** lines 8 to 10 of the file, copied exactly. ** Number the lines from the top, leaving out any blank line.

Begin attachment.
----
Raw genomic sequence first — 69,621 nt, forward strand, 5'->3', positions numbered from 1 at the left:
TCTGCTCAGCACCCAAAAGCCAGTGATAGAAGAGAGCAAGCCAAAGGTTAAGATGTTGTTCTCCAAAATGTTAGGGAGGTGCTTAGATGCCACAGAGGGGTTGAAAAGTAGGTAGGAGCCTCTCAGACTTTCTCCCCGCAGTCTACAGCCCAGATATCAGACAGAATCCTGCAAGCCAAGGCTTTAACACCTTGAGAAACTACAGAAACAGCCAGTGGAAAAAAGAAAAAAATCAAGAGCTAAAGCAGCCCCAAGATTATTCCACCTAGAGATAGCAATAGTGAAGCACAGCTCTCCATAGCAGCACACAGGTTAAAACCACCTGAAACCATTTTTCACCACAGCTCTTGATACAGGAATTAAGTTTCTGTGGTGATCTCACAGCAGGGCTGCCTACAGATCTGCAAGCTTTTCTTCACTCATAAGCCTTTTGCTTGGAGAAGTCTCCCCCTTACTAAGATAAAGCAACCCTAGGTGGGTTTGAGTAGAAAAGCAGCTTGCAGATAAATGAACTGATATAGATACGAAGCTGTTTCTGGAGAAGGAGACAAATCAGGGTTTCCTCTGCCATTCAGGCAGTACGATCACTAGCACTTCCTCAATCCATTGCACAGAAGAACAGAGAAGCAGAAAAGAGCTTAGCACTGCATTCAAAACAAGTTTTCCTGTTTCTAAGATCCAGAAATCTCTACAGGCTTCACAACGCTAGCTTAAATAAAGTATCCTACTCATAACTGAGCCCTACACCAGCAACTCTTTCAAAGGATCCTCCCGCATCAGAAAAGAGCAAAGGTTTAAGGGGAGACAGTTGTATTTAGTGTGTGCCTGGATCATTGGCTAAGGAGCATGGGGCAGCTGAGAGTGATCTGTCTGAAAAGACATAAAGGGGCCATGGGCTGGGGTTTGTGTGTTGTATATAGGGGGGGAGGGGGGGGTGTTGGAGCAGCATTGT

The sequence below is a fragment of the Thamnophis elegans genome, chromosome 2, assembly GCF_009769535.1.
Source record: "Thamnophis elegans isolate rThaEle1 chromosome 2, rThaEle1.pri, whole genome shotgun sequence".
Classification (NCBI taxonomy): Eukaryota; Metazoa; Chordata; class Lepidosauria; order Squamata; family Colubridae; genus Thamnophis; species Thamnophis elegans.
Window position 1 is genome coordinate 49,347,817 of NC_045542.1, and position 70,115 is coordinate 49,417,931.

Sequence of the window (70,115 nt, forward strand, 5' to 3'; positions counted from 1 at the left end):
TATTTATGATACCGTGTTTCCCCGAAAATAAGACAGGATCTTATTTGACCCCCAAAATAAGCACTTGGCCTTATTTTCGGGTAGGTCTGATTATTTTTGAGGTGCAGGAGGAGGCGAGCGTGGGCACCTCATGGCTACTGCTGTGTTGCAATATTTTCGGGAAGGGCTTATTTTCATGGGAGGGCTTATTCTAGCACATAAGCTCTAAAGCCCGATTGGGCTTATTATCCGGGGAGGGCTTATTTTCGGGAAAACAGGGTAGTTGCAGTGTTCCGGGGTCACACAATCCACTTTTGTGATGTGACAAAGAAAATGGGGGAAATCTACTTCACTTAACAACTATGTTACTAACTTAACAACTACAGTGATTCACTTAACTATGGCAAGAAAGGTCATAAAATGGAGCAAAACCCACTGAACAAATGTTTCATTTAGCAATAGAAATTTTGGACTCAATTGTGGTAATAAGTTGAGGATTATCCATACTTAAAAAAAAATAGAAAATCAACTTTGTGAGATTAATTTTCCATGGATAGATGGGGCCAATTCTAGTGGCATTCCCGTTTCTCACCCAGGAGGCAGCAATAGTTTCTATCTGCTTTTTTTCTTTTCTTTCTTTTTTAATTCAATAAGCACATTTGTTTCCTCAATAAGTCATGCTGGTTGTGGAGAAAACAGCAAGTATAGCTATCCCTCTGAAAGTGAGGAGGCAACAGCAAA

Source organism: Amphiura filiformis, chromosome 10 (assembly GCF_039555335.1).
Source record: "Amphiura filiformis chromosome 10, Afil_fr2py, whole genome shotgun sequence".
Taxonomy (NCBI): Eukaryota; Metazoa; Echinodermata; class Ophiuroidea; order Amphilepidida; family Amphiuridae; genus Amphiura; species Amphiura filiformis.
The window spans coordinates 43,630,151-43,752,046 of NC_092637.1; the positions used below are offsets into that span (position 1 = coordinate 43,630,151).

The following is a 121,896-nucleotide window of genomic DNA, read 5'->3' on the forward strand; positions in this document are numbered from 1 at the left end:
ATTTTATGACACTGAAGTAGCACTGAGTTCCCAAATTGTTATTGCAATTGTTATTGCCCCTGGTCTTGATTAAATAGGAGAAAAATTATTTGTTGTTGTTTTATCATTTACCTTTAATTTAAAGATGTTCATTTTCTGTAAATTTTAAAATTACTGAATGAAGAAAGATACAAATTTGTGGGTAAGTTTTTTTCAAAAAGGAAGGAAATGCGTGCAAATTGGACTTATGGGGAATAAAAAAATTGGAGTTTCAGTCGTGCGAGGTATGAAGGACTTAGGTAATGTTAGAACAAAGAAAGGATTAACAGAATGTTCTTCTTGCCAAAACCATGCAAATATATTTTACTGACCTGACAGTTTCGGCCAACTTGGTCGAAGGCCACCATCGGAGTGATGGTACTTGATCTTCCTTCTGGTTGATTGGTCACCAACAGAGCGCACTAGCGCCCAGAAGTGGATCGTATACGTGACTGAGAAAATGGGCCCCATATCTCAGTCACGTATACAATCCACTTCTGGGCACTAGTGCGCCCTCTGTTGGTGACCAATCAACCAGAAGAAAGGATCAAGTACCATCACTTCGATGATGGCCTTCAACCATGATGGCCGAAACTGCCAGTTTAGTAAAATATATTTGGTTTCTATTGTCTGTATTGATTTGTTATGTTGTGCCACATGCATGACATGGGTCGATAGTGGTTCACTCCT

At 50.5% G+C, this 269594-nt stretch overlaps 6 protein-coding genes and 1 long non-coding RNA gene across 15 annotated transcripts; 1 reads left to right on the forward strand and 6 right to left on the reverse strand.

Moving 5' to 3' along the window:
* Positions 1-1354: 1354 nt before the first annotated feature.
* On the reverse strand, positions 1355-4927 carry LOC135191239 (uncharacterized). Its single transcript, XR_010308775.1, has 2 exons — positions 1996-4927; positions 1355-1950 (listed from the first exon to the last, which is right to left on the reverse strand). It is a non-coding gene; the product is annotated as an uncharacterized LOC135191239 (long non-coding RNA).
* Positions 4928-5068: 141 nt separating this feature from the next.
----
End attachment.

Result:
TATTTATGATACCGTGTTTCCCCGAAAATAAGACAGGATCTTATTTGACCCCCAAAATAAGCACTTGGCCTTATTTTCGGGTAGGTCTGATTATTTTTGAGGTGCAGGAGGAGGCGAGCGTGGGCACCTCATGGCTACTGCTGTGTTGCAATATTTTCGGGAAGGGCTTATTTTCATGGGAGGGCTTATTCTAGCACATAAGCTCTAAAGCCCGATTGGGCTTATTATCCGGGGAGGGCTTATTTTCGGGAAAACAGGGTAGTTGCAGTGTTCCGGGGTCACACAATCCACTTTTGTGATGTGACAAAGAAAATGGGGGAAATCTACTTCACTTAACAACTATGTTACTAACTTAACAACTACAGTGATTCACTTAACTATGGCAAGAAAGGTCATAAAATGGAGCAAAACCCACTGAACAAATGTTTCATTTAGCAATAGAAATTTTGGACTCAATTGTGGTAATAAGTTGAGGATTATCCATACTTAAAAAAAAATAGAAAATCAACTTTGTGAGATTAATTTTCCATGGATAGATGGGGCCAATTCTAGTGGCATTCCCGTTTCTCACCCAGGAGGCAGCAATAGTTTCTATCTGCTTTTTTTCTTTTCTTTCTTTTTTAATTCAATAAGCACATTTGTTTCCTCAATAAGTCATGCTGGTTGTGGAGAAAACAGCAAGTATAGCTATCCCTCTGAAAGTGAGGAGGCAACAGCAAA

Source organism: Amphiura filiformis, chromosome 10 (assembly GCF_039555335.1).
Source record: "Amphiura filiformis chromosome 10, Afil_fr2py, whole genome shotgun sequence".